Pretty much anything in your house can be made new again. Repurposing is creative, insightful and you will end up loving that piece way more than anything you have bought in a department store because you have put your soul into it.
By spending less, you can save the household more, perhaps converting this to spending more time at home and less time working. Personally, I have given up a well-paid job to pursue this enviro-social enterprise and unsurprisingly, after working harder on this, I have also automatically spent less.
Being super-conscious of leading by example has been amazingly good for our household budget especially when we are down a salary. I can attest that this area works.
Maker Spaces are the future, along with the development of a circular economy and regenerative design. This is where a community can get together, create, invent, innovate and share. With people renting accommodation more than ever before, there are less and less people with access to garages, tools and places to make and create.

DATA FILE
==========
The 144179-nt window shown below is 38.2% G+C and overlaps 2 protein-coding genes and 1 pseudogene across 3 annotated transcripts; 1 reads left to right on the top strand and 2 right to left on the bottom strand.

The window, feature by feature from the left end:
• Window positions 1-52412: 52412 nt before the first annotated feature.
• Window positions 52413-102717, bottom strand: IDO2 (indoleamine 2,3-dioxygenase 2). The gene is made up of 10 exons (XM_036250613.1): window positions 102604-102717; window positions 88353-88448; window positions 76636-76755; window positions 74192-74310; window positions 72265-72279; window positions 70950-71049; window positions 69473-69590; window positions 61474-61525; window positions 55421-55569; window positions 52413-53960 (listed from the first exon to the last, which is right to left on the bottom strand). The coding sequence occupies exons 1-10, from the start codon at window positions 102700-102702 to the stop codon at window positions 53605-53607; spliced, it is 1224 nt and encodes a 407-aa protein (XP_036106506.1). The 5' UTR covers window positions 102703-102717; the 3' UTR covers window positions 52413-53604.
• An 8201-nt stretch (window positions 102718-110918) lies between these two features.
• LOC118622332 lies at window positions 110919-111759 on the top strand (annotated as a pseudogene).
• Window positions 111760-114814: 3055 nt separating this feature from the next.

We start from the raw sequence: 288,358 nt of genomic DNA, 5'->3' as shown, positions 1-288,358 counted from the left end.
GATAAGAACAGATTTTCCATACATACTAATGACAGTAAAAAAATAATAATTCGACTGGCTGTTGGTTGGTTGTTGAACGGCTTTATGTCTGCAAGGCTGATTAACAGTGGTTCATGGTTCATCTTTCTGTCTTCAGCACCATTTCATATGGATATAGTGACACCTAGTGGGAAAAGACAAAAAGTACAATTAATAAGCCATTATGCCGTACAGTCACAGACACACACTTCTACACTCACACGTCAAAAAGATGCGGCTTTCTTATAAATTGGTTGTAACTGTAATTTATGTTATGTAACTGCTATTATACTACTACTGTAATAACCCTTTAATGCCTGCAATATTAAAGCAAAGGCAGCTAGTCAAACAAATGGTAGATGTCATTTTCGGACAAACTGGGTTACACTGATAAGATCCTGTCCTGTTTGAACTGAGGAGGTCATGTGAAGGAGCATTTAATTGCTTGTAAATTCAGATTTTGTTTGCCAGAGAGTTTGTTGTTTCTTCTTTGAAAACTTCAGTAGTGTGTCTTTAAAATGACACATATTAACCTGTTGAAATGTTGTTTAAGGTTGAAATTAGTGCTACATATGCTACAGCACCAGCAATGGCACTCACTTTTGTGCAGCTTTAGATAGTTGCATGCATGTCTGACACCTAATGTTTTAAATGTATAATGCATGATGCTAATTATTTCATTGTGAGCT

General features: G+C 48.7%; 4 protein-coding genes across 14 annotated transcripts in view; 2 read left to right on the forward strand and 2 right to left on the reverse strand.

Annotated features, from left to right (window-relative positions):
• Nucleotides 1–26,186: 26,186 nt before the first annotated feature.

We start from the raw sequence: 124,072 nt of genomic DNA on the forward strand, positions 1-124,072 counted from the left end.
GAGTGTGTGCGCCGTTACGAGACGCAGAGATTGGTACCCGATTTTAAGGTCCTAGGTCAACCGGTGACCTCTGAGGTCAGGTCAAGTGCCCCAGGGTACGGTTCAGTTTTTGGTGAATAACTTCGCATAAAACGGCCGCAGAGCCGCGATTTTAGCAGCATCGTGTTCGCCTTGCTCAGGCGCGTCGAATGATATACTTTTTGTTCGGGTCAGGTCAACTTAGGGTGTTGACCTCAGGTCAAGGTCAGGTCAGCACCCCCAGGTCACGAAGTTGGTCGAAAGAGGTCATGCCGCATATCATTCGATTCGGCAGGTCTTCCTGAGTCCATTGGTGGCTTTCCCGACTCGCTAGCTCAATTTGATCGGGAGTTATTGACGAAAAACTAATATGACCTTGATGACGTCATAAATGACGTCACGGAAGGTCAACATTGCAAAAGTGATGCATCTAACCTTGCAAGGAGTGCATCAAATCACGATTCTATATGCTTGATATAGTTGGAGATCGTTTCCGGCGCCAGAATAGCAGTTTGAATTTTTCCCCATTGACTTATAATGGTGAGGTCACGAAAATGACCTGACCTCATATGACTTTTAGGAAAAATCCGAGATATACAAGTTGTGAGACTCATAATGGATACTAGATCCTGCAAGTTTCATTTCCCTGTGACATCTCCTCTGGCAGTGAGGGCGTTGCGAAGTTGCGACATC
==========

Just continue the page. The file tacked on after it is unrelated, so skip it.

Maker Spaces provide both a place to work, learn and some super cool tools that can develop your skills more than anything you have at home. CNC machines, laser cutters, 3d printing– you make some cool shit there. You can also meet other makers, learn from their skills, see their work and attend workshops to develop new skills.
In New Zealand, there are maker spaces hosting mentoring programmes to help at-risk youth, provide opportunities for those re-entering society from prison or hosting social innovation enterprises.
So how do they work? You pay for a monthly/ annual membership where you come in and use the garage for personal projects. Government/ corporates can sponsor community activator programmes to improve social outcomes. The public can attend workshops to extend their maker skills. There would be options for innovators to use the space for prototype designs and inventions at affordable rates.